Of the top award, she noted, “The highest honor is named for Chief Noah Powell, the 21st Principal Chief of the Eastern Band of Cherokee Indians.  Chief Powell, remembered for his honesty, integrity, and kindness, believed in his people and what they could accomplish.”

Shana Bushyhead Condill, Museum of the Cherokee Indian executive director, said upon the organization receiving the award, “It’s an honor to be recognized for the work we are doing and the work we are striving to do at the Museum.  I also want to recognize the folks on the ground actually doing the work.  Michael Slee’s team in operations has the unenviable task of finding all of the holes in all of our processes and correcting them.  Lily Wright, our bookkeeper, has had a trial by fire.  She’s arrived to us in the middle of an overhaul of all of our policies and processes.  She has been patient, dedicated, and willing to learn at each turn.”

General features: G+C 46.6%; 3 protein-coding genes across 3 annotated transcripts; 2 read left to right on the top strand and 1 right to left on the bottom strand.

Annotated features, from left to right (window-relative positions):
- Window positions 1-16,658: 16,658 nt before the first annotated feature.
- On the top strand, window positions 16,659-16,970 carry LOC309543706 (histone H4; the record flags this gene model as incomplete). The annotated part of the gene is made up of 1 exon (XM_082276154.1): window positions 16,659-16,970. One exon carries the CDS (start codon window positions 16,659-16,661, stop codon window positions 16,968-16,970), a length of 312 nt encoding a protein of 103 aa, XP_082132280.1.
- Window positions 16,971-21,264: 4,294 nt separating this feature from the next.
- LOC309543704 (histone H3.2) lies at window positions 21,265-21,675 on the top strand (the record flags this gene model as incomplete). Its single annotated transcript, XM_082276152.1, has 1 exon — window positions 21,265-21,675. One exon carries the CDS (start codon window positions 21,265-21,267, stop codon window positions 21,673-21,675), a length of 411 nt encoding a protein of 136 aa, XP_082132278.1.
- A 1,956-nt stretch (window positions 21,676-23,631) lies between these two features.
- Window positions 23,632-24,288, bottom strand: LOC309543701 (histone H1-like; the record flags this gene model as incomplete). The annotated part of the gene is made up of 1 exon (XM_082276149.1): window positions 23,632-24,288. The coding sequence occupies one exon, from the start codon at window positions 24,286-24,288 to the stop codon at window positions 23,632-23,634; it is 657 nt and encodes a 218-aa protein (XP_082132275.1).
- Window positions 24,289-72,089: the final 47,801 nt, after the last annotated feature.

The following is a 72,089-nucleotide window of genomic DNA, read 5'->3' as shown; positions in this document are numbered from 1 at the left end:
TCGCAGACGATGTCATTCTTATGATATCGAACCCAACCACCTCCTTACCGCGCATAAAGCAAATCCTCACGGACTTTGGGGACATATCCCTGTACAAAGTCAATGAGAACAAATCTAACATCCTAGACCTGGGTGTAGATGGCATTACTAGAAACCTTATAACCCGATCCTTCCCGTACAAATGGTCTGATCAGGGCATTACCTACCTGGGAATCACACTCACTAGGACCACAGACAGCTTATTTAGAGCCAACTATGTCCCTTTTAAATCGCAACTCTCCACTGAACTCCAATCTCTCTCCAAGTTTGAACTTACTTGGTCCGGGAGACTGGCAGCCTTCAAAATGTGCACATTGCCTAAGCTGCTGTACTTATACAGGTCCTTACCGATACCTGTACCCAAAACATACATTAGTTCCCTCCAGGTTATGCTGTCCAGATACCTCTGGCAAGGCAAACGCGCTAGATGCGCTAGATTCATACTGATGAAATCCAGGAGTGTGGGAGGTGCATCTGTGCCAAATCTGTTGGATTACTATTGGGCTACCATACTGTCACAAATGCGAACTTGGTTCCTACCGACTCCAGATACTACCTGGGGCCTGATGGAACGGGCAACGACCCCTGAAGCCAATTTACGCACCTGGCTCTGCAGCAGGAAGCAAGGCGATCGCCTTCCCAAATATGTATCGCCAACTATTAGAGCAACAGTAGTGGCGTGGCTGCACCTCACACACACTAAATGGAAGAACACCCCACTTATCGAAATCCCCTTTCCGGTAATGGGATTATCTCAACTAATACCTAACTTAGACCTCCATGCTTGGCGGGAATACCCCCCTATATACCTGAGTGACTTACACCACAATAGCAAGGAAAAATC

She added, “I’m also grateful for our Board who has never shied away from a challenge.  It was their recommendation that allowed the Museum to participate in this audit outside of our normal annual audit.  Their leadership, always with the goal of building up our internal skills and knowledge, has allowed us to grow.  There’s always more to know and opportunity to be better than we were yesterday.”

Information from EBCI Office of Internal Audit & Ethics states, “Within the past year, the Museum has redirected their strategy putting community at the forefront, telling the story of the Cherokee people through a community perspective. With this new strategy, a new mission statement was developed along with policies and procedures, an employee handbook, and an overall workforce culture.”